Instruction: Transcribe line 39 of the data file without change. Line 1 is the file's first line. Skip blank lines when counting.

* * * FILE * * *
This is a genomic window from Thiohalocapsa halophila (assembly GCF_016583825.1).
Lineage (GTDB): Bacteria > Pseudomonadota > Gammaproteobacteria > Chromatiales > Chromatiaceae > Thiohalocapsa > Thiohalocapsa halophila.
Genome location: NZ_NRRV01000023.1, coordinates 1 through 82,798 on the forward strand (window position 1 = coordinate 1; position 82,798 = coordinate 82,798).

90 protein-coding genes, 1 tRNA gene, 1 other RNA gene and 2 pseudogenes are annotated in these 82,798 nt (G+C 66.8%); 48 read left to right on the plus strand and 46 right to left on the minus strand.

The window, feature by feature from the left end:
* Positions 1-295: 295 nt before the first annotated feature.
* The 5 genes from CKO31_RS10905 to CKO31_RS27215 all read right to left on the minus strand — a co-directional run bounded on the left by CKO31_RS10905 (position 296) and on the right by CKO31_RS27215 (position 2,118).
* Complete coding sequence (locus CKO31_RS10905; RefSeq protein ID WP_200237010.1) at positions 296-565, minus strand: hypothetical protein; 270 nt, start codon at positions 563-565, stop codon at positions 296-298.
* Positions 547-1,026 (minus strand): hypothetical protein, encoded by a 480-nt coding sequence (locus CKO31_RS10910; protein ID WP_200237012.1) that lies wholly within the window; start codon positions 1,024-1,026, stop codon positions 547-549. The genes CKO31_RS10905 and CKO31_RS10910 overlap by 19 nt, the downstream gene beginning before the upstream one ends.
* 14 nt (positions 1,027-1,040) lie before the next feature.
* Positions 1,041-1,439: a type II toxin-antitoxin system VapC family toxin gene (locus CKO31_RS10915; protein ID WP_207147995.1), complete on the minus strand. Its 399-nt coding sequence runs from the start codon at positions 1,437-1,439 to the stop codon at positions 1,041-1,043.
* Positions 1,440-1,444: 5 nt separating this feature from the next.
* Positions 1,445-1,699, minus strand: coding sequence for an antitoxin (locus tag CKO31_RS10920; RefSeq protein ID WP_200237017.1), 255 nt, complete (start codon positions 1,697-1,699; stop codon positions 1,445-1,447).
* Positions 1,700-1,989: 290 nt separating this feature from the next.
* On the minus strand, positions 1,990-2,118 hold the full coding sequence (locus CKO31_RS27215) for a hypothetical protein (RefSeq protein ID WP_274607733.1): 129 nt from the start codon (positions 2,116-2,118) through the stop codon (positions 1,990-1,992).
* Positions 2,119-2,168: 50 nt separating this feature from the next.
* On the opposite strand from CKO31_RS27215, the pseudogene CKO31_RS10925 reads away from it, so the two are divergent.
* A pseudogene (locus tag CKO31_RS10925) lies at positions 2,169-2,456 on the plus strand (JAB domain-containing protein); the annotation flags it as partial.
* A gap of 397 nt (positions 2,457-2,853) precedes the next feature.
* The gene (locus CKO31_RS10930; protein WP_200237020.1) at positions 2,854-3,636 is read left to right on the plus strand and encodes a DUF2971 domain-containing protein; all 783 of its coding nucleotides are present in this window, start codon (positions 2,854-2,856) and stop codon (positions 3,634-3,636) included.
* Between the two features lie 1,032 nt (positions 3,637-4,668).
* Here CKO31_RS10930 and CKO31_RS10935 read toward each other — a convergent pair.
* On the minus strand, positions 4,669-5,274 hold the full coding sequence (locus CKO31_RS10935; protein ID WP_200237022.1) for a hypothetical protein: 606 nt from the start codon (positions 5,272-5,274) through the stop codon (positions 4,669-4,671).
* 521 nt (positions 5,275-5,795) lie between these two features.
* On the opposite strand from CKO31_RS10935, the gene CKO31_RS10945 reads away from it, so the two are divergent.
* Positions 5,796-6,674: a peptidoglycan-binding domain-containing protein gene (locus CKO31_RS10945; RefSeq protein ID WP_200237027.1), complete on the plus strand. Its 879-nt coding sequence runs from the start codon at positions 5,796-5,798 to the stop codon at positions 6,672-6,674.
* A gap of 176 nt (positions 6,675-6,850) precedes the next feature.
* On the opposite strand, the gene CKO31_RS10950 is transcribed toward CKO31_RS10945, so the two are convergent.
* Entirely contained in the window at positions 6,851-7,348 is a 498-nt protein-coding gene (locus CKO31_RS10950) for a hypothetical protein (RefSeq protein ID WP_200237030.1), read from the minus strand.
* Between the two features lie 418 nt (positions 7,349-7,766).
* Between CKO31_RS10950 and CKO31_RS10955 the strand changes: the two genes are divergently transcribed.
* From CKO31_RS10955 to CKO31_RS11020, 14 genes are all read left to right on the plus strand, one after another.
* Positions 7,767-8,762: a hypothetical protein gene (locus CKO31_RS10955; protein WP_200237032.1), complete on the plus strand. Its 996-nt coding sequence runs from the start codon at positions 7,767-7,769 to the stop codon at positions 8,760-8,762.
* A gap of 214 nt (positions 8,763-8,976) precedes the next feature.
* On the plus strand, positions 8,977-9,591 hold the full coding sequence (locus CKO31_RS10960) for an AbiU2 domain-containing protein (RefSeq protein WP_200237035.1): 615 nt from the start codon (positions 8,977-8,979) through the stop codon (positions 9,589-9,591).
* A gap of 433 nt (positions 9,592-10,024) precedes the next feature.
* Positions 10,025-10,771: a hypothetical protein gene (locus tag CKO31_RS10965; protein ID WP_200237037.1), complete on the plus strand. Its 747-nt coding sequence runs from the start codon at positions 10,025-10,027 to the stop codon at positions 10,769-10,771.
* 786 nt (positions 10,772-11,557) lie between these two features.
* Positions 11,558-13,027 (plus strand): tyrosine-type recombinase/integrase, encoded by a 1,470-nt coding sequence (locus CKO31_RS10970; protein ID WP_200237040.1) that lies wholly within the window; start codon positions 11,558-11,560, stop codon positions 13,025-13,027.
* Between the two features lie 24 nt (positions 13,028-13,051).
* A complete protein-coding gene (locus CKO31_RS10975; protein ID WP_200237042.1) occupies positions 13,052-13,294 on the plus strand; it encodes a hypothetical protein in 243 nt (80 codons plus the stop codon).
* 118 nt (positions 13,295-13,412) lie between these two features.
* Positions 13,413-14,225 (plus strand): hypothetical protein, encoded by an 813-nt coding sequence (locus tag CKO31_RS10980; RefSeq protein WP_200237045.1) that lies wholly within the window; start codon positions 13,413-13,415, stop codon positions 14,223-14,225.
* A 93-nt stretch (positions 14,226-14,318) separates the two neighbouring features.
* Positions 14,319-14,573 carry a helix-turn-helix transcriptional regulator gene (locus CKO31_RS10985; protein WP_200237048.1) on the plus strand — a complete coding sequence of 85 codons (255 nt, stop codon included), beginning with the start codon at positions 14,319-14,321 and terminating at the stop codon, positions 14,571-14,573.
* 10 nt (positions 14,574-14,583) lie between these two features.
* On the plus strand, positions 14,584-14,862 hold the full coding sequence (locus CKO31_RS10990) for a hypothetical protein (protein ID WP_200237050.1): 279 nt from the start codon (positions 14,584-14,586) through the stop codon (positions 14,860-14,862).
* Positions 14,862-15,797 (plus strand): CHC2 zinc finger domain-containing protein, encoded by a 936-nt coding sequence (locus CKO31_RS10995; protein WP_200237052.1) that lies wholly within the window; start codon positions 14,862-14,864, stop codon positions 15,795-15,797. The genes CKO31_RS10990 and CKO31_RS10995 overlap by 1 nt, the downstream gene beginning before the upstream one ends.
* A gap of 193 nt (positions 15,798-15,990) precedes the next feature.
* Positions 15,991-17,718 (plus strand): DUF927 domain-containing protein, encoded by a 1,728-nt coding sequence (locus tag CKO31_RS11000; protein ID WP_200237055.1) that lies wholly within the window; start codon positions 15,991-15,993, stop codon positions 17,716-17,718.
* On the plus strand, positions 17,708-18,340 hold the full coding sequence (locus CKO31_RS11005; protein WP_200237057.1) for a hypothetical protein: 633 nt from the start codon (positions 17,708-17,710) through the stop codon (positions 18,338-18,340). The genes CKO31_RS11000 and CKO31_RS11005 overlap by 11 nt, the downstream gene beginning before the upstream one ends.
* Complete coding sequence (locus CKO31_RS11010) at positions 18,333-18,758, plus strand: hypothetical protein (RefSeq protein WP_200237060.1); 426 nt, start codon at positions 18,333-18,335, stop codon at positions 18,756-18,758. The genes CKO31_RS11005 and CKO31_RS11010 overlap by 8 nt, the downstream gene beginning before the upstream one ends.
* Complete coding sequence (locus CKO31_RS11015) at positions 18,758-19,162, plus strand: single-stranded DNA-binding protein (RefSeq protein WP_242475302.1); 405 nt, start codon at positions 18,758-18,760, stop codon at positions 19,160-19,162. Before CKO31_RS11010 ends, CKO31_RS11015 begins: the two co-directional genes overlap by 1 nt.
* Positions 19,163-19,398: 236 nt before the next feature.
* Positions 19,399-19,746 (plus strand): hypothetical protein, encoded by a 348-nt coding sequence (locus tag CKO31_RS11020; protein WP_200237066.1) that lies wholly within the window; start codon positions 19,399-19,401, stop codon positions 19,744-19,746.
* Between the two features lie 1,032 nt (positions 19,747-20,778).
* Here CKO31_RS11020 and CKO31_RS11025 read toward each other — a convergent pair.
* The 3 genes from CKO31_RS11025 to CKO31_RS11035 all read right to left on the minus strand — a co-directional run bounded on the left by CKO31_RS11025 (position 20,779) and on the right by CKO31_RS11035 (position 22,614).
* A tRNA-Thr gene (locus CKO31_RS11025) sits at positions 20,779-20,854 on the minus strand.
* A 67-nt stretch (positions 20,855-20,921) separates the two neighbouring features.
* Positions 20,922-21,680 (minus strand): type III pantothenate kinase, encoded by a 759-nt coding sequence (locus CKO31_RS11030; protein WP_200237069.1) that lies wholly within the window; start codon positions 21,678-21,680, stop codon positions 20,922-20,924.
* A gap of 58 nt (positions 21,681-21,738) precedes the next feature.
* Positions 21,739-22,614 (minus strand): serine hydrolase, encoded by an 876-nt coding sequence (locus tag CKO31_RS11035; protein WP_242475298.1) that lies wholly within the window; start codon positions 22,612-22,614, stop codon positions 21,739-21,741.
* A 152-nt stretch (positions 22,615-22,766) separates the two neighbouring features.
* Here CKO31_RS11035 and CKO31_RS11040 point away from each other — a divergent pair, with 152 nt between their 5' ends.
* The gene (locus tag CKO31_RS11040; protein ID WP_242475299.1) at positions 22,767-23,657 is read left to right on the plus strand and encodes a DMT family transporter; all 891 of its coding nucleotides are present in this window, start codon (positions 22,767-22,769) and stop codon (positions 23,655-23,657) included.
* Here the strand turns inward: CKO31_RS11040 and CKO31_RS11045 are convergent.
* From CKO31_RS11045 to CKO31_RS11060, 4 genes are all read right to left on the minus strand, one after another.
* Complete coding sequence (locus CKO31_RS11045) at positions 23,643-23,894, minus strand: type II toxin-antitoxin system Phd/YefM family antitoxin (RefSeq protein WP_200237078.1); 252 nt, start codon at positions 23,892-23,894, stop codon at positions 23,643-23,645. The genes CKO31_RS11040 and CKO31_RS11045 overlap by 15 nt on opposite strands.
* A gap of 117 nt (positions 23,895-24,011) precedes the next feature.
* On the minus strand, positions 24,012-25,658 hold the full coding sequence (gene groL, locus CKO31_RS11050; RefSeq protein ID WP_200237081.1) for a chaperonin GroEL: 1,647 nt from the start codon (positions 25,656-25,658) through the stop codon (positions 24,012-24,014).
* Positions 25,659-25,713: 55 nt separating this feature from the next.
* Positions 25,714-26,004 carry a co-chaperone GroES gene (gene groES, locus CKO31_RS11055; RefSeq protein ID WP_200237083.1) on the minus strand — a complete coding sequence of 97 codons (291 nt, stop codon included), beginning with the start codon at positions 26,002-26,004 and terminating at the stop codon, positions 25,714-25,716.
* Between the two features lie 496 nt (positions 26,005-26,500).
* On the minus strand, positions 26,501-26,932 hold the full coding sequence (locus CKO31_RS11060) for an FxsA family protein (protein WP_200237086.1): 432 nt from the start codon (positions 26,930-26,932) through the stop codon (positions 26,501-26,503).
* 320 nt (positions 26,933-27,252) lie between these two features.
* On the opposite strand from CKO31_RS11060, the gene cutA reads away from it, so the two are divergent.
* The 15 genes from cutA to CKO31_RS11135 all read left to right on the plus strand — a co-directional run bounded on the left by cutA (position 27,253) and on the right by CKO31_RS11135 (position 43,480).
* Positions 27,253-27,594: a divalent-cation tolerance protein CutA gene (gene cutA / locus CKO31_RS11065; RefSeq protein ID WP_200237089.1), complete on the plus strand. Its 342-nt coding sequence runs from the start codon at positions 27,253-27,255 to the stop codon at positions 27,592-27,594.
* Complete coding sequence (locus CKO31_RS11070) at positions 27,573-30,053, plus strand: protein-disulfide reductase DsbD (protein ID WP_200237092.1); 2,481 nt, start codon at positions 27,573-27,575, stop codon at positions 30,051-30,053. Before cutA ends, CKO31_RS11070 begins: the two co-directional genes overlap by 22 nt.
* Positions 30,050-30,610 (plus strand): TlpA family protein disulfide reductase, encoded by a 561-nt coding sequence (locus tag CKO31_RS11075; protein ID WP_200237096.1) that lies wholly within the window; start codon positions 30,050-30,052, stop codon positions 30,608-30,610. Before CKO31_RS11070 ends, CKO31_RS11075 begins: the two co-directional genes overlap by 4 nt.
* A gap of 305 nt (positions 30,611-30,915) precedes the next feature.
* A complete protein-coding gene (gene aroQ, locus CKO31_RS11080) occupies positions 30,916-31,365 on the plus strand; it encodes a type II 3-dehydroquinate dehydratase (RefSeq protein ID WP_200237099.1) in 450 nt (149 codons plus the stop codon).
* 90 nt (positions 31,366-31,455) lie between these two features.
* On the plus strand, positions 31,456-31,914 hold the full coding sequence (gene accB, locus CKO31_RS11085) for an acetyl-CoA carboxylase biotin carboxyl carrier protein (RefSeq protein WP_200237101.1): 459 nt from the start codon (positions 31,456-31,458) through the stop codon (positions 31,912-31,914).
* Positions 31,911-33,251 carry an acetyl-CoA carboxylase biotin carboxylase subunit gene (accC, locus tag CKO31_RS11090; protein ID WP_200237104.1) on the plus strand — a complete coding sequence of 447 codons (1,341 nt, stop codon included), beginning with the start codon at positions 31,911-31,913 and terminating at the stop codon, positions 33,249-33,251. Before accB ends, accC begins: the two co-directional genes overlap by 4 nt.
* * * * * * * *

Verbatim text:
* Positions 11,558-13,027 (plus strand): tyrosine-type recombinase/integrase, encoded by a 1,470-nt coding sequence (locus CKO31_RS10970; protein ID WP_200237040.1) that lies wholly within the window; start codon positions 11,558-11,560, stop codon positions 13,025-13,027.